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In vitro determination of the efficacy of scorpion venoms as anti-cancer agents against colorectal cancer cells: a nano-liposomal delivery approach

Authors Al-Asmari AK, Ullah Z, Al Balowi A, Islam M

Received 29 September 2016

Accepted for publication 29 November 2016

Published 13 January 2017 Volume 2017:12 Pages 559—574


Checked for plagiarism Yes

Review by Single anonymous peer review

Peer reviewer comments 3

Editor who approved publication: Dr Thomas Webster

Abdulrahman K Al-Asmari,1 Zabih Ullah,1 Ali Al Balowi,2 Mozaffarul Islam1

1Department of Research, Prince Sultan Military Medical City, Riyadh, 2Department of Pharmacy, King Fahad Armed Forces Hospital, Jeddah, Saudi Arabia

The use of liposomes in biological and medicinal sciences is a relatively new approach. The liposomal strategy greatly depends on the technological advancement in the formation of vesicles of various sizes and properties. In the current study, we encapsulated the venoms obtained from medically important scorpions such as Androctonus bicolor (AB), Androctonus crassicauda (AC), and Leiurus quinquestriatus (LQ). To begin with, our first and foremost aim was to prepare biocompatible and biodegradable nanovesicles. Additionally, we intended to enhance the anti-cancer potential of these encapsulated venoms. The liposomal venoms were prepared by rehydration and dehydration methods. Morphology, particle size, and size distribution of the liposomes were examined by scanning electron microscope (SEM), transmission electron microscope (TEM), and Zetasizer. We found that the prepared liposomes had a smooth surface and a spherical/ovoid shape and existed mainly as single unilamellar vesicles (SUVs). Furthermore, the liposomal formulation of all three venoms exhibited excellent stability and good encapsulation efficiency (EE). Additionally, the anti-cancer potential of the encapsulated venoms was also evaluated on a colorectal cancer cell line (HCT-8). The venom-loaded liposomes showed elevated anti-cancer properties such as low rate of cell survival, higher reactive oxygen species (ROS) generation, and enhancement in the number of apoptotic cells. In addition to this, cell cycle analysis revealed G0/G1 enrichment upon venom treatment. The effect of treatment was more pronounced when venom–liposome was used as compared to free venom on the HCT-8 cell line. Furthermore, we did not observe any interference of liposomal lipids used in these preparations on the progression of cancer cells. Considering these findings, we can conclude that the encapsulated scorpion venoms exhibit better efficacy and act more vigorously as an anti-cancer agent on the colorectal cancer cell line when compared with their free counterpart.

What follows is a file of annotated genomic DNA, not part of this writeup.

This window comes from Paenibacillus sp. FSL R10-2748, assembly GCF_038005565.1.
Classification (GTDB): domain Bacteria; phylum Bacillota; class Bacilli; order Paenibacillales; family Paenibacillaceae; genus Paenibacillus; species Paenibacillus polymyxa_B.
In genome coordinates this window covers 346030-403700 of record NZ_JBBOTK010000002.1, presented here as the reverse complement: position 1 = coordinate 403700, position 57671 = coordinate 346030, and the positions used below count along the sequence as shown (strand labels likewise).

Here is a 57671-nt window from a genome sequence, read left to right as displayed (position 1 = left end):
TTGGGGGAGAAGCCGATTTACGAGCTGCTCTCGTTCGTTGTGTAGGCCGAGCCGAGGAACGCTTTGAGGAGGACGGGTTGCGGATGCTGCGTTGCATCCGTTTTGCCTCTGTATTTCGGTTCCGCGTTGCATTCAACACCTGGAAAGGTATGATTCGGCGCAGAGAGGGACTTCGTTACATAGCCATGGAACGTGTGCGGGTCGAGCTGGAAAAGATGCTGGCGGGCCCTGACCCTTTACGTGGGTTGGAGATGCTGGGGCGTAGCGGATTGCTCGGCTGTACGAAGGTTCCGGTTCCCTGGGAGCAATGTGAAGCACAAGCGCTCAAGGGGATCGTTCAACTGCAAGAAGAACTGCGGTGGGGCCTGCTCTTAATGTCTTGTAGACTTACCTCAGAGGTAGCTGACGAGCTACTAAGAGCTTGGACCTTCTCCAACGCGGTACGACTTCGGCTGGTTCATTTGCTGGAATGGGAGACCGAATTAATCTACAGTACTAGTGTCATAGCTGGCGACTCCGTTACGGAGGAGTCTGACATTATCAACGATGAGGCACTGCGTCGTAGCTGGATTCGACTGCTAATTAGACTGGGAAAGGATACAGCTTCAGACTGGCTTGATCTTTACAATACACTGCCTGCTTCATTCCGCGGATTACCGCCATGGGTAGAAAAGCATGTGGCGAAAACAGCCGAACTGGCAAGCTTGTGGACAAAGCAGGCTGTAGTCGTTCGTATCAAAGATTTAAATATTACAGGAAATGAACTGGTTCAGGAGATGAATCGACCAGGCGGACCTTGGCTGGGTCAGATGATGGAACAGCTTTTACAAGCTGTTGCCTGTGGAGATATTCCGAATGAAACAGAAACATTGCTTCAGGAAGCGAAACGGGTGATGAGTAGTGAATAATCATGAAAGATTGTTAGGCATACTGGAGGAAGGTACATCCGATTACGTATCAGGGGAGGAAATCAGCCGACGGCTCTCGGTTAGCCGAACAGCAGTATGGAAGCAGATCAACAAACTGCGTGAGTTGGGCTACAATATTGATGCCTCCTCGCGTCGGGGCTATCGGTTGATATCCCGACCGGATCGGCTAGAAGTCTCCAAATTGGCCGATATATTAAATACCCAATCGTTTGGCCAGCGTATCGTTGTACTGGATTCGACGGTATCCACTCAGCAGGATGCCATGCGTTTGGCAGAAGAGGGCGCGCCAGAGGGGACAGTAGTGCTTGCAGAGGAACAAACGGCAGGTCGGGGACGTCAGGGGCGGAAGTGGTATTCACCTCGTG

Keywords: liposomes, scorpion venom, colon carcinoma cells, nanomedicine, anti-cancer

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